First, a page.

“Success for this conference will be action,” said Benin-born singer Kidjo, who participated in a high-profile symposium titled Earth to Paris that gathered diverse global coalitions.

“Talk is cheap,” she added. “When I go back to my continent, I see how the farmers are struggling. I see the effects of climate change. People aren’t able to produce or eat what they used to.”

Kidjo told SWAN that for her, art and activism are linked. “Before you’re an artist, you’re a human being, and what happens around you affects your art,” she said. “For me to speak about climate change and the rights of children and women is a natural thing.”

Actor Alec Baldwin (left) with Maya activist Christine Coc
and United Nations rep Aaron Sherinian (photo: McKenzie)
She said that art and activism “nourish and enrich each other”.

American actor Alec Baldwin also spoke at Earth to Paris, alongside indigenous activist Christine Coc of Belize, who described the struggles of the Maya people to get recognition for their culture, traditions, lands and ecological achievements.

“Earth is our mother, and you don’t destroy your mother, you don’t sell your mother,” said Coc, who received the Equator Prize in Paris -  an award to recognize those who work to advance innovative solutions for people, nature and resilient communities.

“No amount of money in this world can give us back clean water when it's poisoned. No amount of money in this world can give us back clean air when we need to breathe and live," Coc said. "Our struggle is for our children, for the future generation."

Baldwin, joking that he would campaign for Coc as president, said it was important for artists to learn about global issues and to use their art to help educate and inform others. "I want the awareness to spread," he said.

Actor Robert Redford at UNESCO (photo: McKenzie)
Earlier, legendary American actor Robert Redford discussed his environmental activism at a separate, public event, held at the Paris headquarters of the United Nations Educational, Scientific and Cultural Organisation (UNESCO).

In an onstage conversation with Rhea Suh, president of the Natural Resources Defense Council (NRDC) which co-organized the event with UNESCO, Redford said that “effective storytelling can overcome cynicism” and help to change minds.

He joined indigenous peoples’ representatives Mundiya Kepenga of Papua New Guinea, Mina Setra of Indonesia, and poet Kathy Jetnil-Kijiner of the Marshall Islands to send a message that the rights of these groups should be taken into account when governments agree on the binding document to combat climate change and limit global warming.

Activists from indigenous groups and small island states
speak at UNESCO
“I’m not a politician,” Redford said. “I think I can classify myself as a storyteller. Telling stories and supporting other people to tell stories is the core of what I do. One of the reasons why I am in Paris is to draw attention to indigenous cultures and to their values; to say why we need to pay attention to them, why we need to recognize how vulnerable they are because of climate change. They are probably the most vulnerable of all. They need our help now and fast.”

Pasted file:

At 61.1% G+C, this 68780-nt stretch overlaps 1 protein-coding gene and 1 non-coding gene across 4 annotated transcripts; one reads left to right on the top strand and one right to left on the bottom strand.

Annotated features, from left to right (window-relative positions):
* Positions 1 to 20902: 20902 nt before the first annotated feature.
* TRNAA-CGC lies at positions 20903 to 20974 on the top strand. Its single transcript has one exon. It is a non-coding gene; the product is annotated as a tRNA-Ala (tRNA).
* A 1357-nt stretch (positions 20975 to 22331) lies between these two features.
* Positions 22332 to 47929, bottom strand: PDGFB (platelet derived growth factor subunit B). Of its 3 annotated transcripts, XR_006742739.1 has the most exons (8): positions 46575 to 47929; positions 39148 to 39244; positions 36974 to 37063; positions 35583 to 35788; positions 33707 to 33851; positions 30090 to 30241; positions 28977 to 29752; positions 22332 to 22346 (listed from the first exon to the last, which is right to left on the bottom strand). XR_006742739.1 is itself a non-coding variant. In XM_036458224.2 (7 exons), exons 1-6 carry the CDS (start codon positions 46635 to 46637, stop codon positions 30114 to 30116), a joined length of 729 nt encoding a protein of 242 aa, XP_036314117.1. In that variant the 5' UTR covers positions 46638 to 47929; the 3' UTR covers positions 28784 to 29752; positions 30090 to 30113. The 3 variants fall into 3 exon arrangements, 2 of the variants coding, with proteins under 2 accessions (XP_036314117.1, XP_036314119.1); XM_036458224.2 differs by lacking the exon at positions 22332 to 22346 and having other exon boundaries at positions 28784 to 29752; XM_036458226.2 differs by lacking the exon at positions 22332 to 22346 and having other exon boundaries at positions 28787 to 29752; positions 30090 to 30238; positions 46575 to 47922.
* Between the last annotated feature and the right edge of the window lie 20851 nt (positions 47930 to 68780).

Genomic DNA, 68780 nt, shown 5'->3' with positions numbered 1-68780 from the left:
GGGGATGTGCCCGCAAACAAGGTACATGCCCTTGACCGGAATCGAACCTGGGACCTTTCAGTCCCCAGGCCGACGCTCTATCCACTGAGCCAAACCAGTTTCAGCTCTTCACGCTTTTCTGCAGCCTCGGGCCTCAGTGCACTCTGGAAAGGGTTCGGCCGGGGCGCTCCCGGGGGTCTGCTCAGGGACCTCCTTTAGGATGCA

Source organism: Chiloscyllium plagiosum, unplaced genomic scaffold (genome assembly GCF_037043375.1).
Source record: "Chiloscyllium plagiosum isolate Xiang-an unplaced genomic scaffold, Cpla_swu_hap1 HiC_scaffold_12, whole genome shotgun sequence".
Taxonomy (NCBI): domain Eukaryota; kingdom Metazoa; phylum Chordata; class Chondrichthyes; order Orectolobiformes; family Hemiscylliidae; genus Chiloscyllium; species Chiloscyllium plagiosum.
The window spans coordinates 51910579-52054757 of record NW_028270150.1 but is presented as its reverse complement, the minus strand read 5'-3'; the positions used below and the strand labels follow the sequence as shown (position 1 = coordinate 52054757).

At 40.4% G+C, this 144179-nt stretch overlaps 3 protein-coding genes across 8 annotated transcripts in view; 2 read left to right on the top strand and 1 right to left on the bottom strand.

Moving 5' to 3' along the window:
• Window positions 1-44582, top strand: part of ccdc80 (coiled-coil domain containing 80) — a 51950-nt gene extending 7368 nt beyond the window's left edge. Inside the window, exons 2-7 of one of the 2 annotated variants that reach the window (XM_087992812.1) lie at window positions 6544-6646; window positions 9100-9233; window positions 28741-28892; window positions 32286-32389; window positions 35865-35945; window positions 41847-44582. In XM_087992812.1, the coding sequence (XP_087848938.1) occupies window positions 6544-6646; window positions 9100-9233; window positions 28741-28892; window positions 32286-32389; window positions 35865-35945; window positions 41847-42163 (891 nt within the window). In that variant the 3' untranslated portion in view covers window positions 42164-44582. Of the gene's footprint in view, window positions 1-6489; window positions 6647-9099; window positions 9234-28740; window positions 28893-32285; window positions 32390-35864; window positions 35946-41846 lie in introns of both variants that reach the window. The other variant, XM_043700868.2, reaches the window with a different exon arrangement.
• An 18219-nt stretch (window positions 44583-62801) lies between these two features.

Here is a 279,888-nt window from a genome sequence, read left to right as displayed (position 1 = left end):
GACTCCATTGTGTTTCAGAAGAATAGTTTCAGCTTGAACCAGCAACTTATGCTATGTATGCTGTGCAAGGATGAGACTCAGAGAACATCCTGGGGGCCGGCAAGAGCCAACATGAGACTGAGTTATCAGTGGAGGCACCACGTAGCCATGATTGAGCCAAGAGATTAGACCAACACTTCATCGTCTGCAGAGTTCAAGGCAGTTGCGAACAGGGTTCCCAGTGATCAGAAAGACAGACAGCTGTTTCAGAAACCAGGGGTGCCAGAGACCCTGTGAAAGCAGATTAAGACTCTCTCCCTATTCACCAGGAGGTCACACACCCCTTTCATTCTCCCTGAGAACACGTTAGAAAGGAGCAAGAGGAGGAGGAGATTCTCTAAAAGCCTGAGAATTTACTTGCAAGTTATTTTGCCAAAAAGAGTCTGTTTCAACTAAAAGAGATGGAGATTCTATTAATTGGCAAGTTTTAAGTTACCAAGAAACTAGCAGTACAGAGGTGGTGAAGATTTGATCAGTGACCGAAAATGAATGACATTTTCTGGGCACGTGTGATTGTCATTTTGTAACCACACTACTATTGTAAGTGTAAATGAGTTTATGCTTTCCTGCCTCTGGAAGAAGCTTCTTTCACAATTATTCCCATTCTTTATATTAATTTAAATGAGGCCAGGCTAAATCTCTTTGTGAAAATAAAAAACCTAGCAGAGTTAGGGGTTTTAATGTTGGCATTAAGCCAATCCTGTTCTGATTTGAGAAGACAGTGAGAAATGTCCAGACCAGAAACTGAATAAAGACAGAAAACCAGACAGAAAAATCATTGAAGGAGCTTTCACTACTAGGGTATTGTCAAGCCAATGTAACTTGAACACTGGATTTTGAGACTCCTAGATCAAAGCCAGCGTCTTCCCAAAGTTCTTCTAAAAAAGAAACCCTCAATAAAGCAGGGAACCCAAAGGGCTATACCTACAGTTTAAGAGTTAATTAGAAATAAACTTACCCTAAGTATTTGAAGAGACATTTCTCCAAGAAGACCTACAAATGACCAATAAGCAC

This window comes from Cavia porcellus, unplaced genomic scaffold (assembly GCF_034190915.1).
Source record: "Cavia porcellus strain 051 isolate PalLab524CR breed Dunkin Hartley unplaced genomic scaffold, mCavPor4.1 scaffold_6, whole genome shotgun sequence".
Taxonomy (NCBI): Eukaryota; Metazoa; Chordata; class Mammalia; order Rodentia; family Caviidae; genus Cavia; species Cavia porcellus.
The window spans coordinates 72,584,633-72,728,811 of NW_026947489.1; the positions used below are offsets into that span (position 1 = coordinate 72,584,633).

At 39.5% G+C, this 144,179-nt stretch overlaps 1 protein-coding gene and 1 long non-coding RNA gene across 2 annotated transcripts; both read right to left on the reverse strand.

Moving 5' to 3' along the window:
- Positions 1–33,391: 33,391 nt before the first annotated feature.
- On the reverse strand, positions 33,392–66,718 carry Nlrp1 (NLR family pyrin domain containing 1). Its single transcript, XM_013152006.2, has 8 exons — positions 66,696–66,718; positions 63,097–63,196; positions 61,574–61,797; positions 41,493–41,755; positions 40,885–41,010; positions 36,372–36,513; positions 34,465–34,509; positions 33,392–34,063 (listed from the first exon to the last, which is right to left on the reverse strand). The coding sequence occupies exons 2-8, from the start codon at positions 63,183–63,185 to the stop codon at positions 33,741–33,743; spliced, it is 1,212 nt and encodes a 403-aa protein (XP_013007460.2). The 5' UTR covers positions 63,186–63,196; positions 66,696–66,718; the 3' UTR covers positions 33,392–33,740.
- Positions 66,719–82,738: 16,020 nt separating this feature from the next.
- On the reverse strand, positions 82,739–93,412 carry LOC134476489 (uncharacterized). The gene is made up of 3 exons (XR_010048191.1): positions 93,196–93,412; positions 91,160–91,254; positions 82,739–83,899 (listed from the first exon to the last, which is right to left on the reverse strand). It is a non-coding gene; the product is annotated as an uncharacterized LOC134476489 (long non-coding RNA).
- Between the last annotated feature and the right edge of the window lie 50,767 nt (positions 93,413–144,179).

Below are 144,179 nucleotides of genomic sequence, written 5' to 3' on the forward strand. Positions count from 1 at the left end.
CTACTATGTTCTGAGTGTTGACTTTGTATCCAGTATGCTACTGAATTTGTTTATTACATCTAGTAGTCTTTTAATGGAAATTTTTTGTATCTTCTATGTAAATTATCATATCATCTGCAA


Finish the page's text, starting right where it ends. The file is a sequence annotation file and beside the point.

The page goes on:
Although Redford was supposed to be the star of the UNESCO event, traditional leader Kepenga stole the show, presenting his own “little film” - as he termed it - about the ravages of climate change and industry-led deforestation on his community.

Setra, a long-time campaigner, meanwhile gave an emotional account of how monoculture plantations have affected the lives of indigenous people, and Jetnil-Kijiner performed poetry that highlighted the stakes of a half-degree rise in global temperatures.

Small island states, at risk of rising sea levels, would particularly like to see an agreement to limit global warming to below 1.5 degrees Celsius, in contrast to the previous goal of keeping such temperature rise to below 2 degrees Celsius.

Actor and activist Adrian Greier (photo: McKenzie)
On the waste front, actor and filmmaker Adrian Grenier issued a call for individuals to reduce their waste and to help protect the oceans. “I would like to see name tags on the waste that people generate, so that when you see all those plastic bottles popping up in the ocean it would have the names of the people responsible,” Grenier said at Earth to Paris.

Shortly before arriving in the French city, the actor launched his Lonely Whale Foundation, to promote education and awareness about issues affecting marine life and the “health” of the world’s oceans. Grenier said the creation of the foundation was inspired by the story of the 52 Hertz Whale, a mammal that has spent its whole life alone. 

One of the high points of the various COP side events, including Earth to Paris, was hearing Kidjo sing. At the request of UNICEF’s Executive Director Tony Lake, Kidjo - a UNICEF Goodwill Ambassador - performed a short a cappella song, to the delight of participants in the Earth to Paris conference.

“Music is a way of speaking up,” she told SWAN afterwards. “Music is a weapon of peace.” – A.M.